en

The VICE Channels

    This Smart Glove Translates Sign Language to Text and Speech

    Written by

    Emiko Jozuka

    Writer, UK

    The second prototype of Hadeel’s SignLanguageGlove. Image: Hadeel Ayoub

    Hadeel Ayoub, a Saudi designer and media artist, wants to bridge the communication gap between people with and without hearing disabilities. After a year of tinkering, she’s come up with a “smart glove” that converts sign language into text and speech.

    “I have an autistic niece who is four and who doesn’t speak. When I saw her communicating with sign language, I wondered what would happen if she tried to communicate with someone who doesn’t speak the same language,” Ayoub told me over the phone. “Does that mean she wouldn’t be able to get through to them?”

    Ayoub told me that her motto is always “to design for a cause,” and to produce products that will help a wider community. With the “smart glove,” her aim is to “facilitate communication” between people, and break down language barriers in the process.

    Her SignLanguageGlove is a wireless device that translates sign language gestures into visual letters or speech, which could be read by someone else’s smartphone app or tablet device. Ayoub, who speaks French, English, and Arabic, also wants to incorporate multilingual features into the glove. The gloves have already gone through three prototyping stages.


    A previous prototype as a work-in-progress. Image: Hadeel Ayoub

    The glove works using five flex sensors on the fingers. These detect how the user bends their fingers as they sign, reporting the data to a serial monitor. An accelerometer keeps track of how the user orientates their hand as they sign.

    Ayoub developed a computer programme that translates the motions coming from the glove into words displayed on a screen. In her latest prototype, she minimised and incorporated all the hardware into the lining of the glove, which now includes a text-to-speech chip that turns signs into spoken language. In terms of displaying the text on the screen, an upgraded software allows the text to scroll on the screen before deleting old sentences as new ones appear.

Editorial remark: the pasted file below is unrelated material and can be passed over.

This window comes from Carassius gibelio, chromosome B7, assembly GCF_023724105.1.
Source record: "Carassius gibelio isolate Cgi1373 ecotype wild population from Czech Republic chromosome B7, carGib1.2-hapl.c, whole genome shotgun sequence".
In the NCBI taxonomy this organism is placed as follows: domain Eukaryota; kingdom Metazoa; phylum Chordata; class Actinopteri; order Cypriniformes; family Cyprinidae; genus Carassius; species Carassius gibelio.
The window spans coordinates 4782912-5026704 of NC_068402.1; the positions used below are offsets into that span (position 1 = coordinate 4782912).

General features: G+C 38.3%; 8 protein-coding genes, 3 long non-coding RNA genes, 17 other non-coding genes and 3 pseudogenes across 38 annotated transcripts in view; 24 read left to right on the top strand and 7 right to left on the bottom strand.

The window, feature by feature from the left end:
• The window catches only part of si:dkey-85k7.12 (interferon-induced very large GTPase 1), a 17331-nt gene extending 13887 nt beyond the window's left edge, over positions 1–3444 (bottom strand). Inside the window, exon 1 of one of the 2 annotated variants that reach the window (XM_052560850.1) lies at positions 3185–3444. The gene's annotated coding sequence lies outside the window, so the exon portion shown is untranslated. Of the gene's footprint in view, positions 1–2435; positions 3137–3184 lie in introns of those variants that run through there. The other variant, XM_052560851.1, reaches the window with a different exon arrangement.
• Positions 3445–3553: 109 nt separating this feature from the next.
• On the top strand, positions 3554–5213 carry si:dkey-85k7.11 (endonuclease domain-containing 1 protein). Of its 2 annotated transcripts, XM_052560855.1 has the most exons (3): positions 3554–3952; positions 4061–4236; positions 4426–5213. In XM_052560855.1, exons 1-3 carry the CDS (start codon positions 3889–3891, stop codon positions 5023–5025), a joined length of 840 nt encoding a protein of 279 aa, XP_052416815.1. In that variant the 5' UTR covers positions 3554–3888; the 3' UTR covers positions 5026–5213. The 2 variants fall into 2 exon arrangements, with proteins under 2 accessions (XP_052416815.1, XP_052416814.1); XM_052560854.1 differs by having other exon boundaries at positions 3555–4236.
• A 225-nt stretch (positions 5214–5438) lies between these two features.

"My next prototype will have wifi so that it will be able to send texts and emails."

    Over the years, many teams have invested time and effort into developing similar smart gloves. Back in 2012, Team QuadSquad from Ukraine developed a prototype that won a software design competition in the same year, and caused a lot of hype in the developer community. In July, researchers in Mexico also developed a prototype that transmitted the glove wearers signs via Bluetooth to a mobile device capable of translating the movements into text and speech. Ayoub maintained that her glove is “less bulky” than current designs, and as well as incorporating multilingual translation features she’s also keen to make a smaller versions for kids.

    “For me it’s all about eliminating disability, language, and physical barriers,” said Ayoub. “My next prototype will have wifi so that it will be able to send texts and emails as well to any smart device within a reasonable range.”